Nokomi lowered her hood and nodded to Adish, who knew who she was instantly. I hissed, and she quickly covered her head once more.
“Come in, come in quickly!” He whispered, stepping aside to let us in.
I waited for the three of them to go in first, following them inside only when I’d cast a look back and forth down the street to make sure no one had marked our arrival. In this, it seemed that the explosions and battles through the street had worked in our favor, since most people were locked in their homes, waiting and hoping for order to return with the rise of the sun.
Adish bolted the door behind us. I noted that it was a solid piece of work, one that would not easily be broken. He’d forged it himself. Dog whined and nosed at Adish.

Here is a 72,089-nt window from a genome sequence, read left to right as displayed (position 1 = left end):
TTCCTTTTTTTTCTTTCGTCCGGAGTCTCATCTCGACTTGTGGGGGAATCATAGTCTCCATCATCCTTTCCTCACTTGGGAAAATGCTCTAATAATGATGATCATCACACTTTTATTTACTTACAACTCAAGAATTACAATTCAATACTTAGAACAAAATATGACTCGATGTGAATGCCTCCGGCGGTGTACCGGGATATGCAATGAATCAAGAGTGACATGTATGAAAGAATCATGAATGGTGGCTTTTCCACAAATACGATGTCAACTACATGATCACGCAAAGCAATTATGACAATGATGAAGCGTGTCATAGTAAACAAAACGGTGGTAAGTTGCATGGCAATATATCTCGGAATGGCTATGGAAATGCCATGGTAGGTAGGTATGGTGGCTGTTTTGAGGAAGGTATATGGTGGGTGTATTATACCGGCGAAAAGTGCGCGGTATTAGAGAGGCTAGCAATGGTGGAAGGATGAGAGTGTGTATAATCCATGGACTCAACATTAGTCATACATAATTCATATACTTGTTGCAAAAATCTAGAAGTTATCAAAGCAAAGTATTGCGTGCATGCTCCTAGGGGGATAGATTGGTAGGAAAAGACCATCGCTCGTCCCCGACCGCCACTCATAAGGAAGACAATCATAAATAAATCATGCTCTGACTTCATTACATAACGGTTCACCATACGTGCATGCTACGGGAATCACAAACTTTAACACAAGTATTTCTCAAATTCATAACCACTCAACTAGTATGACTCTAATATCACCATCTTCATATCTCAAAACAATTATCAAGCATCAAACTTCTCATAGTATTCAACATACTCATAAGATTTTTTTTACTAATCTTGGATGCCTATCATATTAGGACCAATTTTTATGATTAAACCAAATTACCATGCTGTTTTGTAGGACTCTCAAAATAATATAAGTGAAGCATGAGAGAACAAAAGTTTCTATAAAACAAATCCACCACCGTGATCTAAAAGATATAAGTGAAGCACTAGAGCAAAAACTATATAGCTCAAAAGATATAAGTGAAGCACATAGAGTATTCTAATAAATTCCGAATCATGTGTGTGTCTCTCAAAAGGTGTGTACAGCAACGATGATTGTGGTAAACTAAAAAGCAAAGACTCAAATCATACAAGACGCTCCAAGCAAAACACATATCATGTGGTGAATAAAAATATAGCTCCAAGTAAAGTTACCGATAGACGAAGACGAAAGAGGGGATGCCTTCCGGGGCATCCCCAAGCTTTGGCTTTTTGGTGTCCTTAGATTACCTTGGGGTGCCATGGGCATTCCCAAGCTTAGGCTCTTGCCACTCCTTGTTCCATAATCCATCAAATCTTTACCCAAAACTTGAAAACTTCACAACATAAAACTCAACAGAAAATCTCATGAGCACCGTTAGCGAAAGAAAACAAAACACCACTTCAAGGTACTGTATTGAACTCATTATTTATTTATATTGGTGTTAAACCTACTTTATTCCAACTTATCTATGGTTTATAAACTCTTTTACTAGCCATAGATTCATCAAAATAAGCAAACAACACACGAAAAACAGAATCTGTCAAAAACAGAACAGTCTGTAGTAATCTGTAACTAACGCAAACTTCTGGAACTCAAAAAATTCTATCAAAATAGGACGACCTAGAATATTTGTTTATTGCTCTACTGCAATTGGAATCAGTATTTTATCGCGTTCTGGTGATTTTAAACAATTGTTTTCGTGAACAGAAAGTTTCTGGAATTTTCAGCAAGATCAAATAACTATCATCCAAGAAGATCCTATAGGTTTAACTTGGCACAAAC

“Stop, Dog.” I gave him a tug on one of his ears, but he insisted on saying his greetings nonetheless.
Adish laughed quietly, giving Dog a rub on the chest, carefully holding his lantern while doing so. Then, realizing that all of us were standing in the entry waiting for him, he cleared his throat embarrassedly.
“I apologize, Princess Nokomi.” Adish bowed deeply. “Let me see you in. I must wake my wife, so she can help see to your comfort.”
“You needn’t bother her, good sir.” The Empress replied, lowering her hood also now that we were inside.
Adish did a double-take and then shot a dark look at me. I shrugged. It wasn’t as if I was going to announce that the Empress had tagged along for this visit while we’d been standing in the street. Under Nokomi’s cloak, Shapur made a noise.